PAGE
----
Creativity is a talent that Petereit Haufes shares with their predecessors, as the individual problem solutions reveal. In the kitchen, for example, next to the hammock stretched across the room, a highly visible rectangular acoustic panel was hung on the wall to reduce the sound in the room. It is made of an absorbent foam for acoustics and covered with red velvet. In the rooms on the first floor, the original box-type windows were left in place, and a second window was installed on the inside of each room, with a magnetic closing mechanism similar to that of a refrigerator. Among other things they serve as heat retention. When the couple of architects were awarded the contract for Fleischhauerstraße 100/102 in a forced sale in 1996, they had not even viewed the inside of their future home. "Was it something like love at first sight", we speculated during such an insane purchase. "No, it had nothing to do with that, more with a thirst for adventure," says Nicola Petereit. Both had just finished their studies in Aachen and wanted to turn the house into a private project. The offer for 119,000 DM seemed quite tempting. Nevertheless, the family had to contribute a considerable amount work and show a lot of patience.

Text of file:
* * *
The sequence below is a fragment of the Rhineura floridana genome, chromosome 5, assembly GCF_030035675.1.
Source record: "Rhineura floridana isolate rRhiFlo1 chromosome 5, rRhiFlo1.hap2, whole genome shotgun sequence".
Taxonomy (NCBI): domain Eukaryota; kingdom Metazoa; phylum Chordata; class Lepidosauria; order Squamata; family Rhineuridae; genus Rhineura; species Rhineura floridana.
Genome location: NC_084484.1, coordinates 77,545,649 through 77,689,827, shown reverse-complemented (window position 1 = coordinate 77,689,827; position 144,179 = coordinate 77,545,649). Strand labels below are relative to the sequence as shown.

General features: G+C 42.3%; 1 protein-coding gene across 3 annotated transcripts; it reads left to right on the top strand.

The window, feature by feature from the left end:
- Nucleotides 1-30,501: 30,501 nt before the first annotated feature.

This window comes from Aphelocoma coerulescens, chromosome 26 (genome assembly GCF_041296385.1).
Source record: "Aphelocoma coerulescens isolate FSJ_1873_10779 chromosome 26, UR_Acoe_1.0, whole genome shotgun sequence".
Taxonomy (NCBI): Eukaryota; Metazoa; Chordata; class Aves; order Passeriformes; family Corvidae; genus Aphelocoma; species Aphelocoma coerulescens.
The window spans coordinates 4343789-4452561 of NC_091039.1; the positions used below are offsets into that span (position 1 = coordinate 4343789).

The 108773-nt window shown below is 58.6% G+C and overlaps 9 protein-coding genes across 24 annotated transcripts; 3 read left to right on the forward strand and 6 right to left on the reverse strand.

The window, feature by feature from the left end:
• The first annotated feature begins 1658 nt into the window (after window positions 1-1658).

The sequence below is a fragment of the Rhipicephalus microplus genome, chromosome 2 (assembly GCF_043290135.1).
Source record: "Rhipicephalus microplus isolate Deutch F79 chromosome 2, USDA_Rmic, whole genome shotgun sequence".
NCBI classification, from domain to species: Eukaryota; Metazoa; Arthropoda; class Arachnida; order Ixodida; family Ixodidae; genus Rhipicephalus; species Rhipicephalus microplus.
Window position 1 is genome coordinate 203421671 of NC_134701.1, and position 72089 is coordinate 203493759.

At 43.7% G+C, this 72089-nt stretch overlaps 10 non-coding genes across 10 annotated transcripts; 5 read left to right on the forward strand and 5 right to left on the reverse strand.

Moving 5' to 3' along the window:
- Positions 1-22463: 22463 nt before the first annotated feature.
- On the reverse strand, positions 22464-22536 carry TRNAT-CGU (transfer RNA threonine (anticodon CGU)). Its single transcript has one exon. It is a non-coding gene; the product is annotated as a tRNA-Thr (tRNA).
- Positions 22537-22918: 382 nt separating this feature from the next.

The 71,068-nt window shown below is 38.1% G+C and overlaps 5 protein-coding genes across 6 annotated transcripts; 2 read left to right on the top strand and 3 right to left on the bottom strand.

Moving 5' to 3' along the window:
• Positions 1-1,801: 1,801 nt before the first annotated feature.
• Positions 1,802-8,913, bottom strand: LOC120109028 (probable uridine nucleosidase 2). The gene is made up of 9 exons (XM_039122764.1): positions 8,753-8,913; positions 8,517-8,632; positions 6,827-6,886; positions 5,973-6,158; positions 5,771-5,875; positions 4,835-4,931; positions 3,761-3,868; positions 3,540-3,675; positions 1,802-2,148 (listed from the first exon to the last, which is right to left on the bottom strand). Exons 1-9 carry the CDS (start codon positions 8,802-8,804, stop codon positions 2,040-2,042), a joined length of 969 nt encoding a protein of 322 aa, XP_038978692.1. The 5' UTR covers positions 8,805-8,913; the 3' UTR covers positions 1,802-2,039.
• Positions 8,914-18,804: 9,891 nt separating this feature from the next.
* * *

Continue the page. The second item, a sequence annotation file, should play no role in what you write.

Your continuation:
It was not until 2002, six years after the purchase, that Petereit Haufes could finally move in. "One year we didn't enter the building at all, because we thought it was just too much to handle," the architect says looking back. For the "old lady", whose earliest parts date back to the 16th century, quickly taught both of them who sets the pace during the renovation period. "As an architect I am often surprised that these houses are still standing," says Nicola Petereit with a laugh and shows us the rotten stump of a roof beam in the small library, cleverly and stylishly supported by a steel girder. "They probably do it just out of habit." The "organism" of the walls is sensitive: even small changes in this tried and tested system could have undreamt-of consequences ¬- for example a floor that sinks or a sloping wall that causes the structural designer to panic. Not always beautiful, "but a very good school", as the architect says. The close cooperation with Lübeck's monument conservation authorities had taught her respect above all. "One must always remember how old such a building is and how short our time in it is."